Inflation is expected to continue accelerating over the next two years by more than previously forecast, as supply disruptions, logistics bottlenecks, and higher wages drive prices upwards.
According to a quarterly report published by the Organization for Economic Co-operation and Development (OECD) on Tuesday, average inflation for G20 economies is expected to jump to 3.7% in 2021, up from a previous May projection of 3.5%. Then, come next year, price pressures across the Group of 20 bloc are expected to surge to 3.9%, up by 0.5% from previous forecasts.
The OECD projects consumers in Canada will pay 3.1% more for goods and services this year, which is up 1.1% from the organization’s forecasts made in May. In 2022, price pressures will alleviate slightly to an annualized 2.8%; however, it is still double the inflation rate expected in the prior forecast. Meanwhile, the 2021 inflation forecast for the US jumped from 2.9% to 3.6%, before moderating to 3.1% the following year.
“inflation has risen sharply in the United States, Canada, the United Kingdom, and some emerging-market economies, but remains relatively low in many other advanced economies, particularly in Europe and Asia.” the Paris-based organization wrote in its report. “Inflation is expected to settle at a level above the average rates seen prior to the pandemic.”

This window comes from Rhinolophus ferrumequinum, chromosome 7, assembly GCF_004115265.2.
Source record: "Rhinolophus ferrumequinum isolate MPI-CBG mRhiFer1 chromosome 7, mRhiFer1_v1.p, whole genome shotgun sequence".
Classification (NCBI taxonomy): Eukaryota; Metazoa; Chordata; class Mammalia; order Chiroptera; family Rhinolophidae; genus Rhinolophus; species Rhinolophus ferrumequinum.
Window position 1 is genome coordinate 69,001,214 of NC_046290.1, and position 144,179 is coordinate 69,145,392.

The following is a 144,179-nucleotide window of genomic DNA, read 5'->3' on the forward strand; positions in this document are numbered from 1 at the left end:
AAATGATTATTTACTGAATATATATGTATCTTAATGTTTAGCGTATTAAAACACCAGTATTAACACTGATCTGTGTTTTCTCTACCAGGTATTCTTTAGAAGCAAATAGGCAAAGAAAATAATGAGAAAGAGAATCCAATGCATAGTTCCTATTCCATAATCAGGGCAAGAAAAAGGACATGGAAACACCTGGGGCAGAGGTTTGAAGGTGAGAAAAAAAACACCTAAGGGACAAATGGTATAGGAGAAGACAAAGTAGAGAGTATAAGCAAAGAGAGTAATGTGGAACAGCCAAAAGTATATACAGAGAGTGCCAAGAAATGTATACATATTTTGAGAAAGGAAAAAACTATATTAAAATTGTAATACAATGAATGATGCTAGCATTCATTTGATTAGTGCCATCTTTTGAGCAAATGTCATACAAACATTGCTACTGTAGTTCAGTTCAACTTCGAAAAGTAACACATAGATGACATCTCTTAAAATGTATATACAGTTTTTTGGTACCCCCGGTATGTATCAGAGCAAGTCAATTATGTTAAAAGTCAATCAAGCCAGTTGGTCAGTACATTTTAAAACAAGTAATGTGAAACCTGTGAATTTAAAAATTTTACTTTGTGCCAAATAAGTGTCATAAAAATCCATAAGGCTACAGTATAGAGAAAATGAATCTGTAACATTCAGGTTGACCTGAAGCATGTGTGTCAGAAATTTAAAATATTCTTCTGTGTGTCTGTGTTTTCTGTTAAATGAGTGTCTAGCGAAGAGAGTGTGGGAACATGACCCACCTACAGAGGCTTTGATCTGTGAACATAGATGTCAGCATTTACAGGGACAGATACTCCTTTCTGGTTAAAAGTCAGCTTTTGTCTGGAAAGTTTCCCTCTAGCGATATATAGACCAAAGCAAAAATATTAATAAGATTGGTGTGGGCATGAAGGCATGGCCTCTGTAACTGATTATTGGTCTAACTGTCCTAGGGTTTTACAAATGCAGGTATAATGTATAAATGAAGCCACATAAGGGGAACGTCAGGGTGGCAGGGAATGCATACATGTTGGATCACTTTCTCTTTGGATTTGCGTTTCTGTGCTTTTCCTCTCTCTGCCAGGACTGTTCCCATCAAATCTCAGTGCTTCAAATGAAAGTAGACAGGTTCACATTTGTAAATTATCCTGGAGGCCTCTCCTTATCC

Indeed, it appears that the “transitory” narrative is quickly losing steam, as a more ominous sign if stagflation unfolds. The OECD points out that the pandemic economic recovery has lost momentum, as growth becomes increasingly uneven across economies. As a result, the organization downgraded its global growth forecast from 5.8% to 5.7%, with GDP growth across Canada sitting at 5.4% this year, down from a previous forecast of 6.1%. Similarly, output growth in the US is expected to fall from 6.9% to 6% in 2021.
“Supply pressures should fade gradually, wage growth remains moderate and inflation expectations are still anchored,” the OECD warned, adding that “a longer period of higher inflation from persisting supply shortages could shift expectations further.”
Information for this briefing was found via the OECD. The author has no securities or affiliations related to this organization. Not a recommendation to buy or sell. Always do additional research and consult a professional before purchasing a security. The author holds no licenses.